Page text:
Harley Race Passes Away at Age 76


Dustin Rhodes broke the news on Twitter, but it appears that one of the National Wrestling Alliance (NWA)‘s greatest champions, Harley Race, has passed away at the age of 76. Race had been battling health issues for much of 2019.

One of Missouri’s greatest wrestling legends, Harley Race survived polio as a child to become of the greatest NWA World’s Heavyweight Champions of all time. He began his journey into the world of pro wrestling at the age of 17 in 1960, working in the South as Jack Long. In 1964, he began working for the Funk family in Amarillo, Texas, returning to his real name of Harley Race. There he met another young grappler, Larry Hennig, and the two formed a tag team and headed north to work for Verne Gagne‘s American Wrestling Association (AWA).

As “Handsome” Harley Race and “Pretty Boy” Larry Hennig, the duo captured the AWA World Tag Team titles on three occasions and the NWA World Tag Team titles twice, cementing the two youngsters as two of the toughest men in pro wrestling. Race would return to Missouri and became a staple with NWA Central States Wrestling, becoming a 5x NWA Central States Champion. Race’s no-nonsense combination of unbridled toughness and technical brawling made him a regional sensation. It didn’t take the NWA to take notice.

In 1973, he defeated former mentor Dory Funk Jr. for the NWA World title, his first, and the era of Harley Race was under way. He would go on to become an 8x NWA World Champion over the next decade, including a 926-day reign from 1977 through 1979. He faced everyone who was everyone in the 1970s – from Andre the Giant to Dusty Rhodes, Bruiser Brody to Andre the Giant – and set a new standard for World Champions in the NWA.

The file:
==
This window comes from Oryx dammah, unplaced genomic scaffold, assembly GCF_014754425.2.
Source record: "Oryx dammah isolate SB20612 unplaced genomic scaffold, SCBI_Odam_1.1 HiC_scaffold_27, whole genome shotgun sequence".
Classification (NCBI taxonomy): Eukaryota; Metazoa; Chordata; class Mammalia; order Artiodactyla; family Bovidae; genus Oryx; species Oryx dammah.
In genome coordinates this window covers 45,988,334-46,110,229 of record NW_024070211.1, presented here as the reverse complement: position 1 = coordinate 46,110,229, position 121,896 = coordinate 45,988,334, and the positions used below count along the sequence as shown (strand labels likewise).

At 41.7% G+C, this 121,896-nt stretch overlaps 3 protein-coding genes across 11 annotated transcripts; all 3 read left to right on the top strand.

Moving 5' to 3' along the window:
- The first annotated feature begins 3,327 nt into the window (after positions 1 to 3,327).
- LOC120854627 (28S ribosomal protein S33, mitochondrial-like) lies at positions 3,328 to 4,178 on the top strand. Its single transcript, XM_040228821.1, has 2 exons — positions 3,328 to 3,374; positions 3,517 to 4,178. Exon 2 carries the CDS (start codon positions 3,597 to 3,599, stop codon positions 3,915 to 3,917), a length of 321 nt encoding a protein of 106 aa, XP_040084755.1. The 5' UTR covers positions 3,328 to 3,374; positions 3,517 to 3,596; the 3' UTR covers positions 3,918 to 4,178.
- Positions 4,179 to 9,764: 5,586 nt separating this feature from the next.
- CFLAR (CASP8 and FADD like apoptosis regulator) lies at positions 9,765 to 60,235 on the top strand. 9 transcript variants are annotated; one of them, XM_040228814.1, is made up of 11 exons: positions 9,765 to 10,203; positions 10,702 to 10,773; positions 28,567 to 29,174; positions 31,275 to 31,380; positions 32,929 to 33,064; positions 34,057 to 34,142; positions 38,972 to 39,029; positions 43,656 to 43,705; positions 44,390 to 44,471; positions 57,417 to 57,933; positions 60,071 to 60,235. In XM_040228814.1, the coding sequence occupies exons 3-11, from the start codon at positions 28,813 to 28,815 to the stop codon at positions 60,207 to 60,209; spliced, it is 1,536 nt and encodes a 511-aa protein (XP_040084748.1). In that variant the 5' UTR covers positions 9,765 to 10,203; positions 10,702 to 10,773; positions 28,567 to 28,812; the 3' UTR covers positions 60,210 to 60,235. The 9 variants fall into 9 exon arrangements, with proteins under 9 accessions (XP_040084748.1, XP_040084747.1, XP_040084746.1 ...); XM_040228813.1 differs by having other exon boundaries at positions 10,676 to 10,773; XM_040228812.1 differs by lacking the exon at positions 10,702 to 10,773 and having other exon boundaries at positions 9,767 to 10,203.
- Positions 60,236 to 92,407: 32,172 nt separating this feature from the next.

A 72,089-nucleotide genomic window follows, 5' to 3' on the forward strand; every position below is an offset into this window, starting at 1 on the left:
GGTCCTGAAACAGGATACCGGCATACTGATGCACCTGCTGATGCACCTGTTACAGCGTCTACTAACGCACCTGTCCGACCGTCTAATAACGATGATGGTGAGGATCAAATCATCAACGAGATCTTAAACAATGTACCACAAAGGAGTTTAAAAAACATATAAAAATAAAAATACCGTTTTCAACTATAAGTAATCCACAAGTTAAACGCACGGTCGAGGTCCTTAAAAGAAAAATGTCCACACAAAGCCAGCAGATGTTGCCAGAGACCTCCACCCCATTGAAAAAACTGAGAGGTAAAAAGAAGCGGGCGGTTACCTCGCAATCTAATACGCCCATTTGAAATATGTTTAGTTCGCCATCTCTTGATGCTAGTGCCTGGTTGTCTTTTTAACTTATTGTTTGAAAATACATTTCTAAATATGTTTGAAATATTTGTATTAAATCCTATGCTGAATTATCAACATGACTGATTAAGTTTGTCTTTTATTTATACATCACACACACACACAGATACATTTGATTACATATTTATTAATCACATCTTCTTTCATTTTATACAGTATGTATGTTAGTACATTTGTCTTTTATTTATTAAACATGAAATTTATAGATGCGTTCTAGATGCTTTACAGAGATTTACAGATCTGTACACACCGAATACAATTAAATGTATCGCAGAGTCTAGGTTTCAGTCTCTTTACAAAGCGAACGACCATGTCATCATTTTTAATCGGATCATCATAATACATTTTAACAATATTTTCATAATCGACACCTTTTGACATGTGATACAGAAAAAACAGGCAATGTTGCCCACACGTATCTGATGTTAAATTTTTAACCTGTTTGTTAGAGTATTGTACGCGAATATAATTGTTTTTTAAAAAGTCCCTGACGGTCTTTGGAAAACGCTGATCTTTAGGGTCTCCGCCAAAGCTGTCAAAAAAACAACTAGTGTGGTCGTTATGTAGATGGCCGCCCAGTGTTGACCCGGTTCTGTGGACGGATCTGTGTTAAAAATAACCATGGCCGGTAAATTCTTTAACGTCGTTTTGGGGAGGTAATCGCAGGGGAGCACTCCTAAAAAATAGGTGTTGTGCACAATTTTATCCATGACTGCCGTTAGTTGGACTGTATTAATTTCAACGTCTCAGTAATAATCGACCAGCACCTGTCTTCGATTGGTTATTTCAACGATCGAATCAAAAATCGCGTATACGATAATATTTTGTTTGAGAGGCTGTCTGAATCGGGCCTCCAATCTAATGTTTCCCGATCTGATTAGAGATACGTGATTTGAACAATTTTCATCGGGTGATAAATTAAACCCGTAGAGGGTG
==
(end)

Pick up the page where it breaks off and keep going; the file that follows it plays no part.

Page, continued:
Photo: WWE

In 1986, having passed the NWA torch to “Nature Boy” Ric Flair a few years previous, Race finally joined WWF, where he entered into the services of Bobby “The Brain” Heenan. While his “King” persona was lauded by many longtime NWA fans, Race lasted three years with WWF, and won the King of the Ring in 1986.

After leaving WWF in 1989, he headed to WCW, where he continued to wrestle off and on for two years, before retiring in 1990. He continued to work for WCW for several more years, in a managerial role, before departing in 1995. In 1999, he started his own promotion, World Wrestling League (WWL), in St. Louis, Missouri and was inducted into the WWE Hall of Fame in 2004 and NWA Hall of Fame in 2005.

We offer our condolences to the entire Race family and Harley’s friends and peers throughout the industry and around the world.

Stay tuned to the Last Word on Pro Wrestling for more on this and other stories from around the world of wrestling, as they develop. You can always count on LWOPW to be on top of the major news in the wrestling world, as well as to provide you with analysis, previews, videos, interviews, and editorials on the wrestling world.



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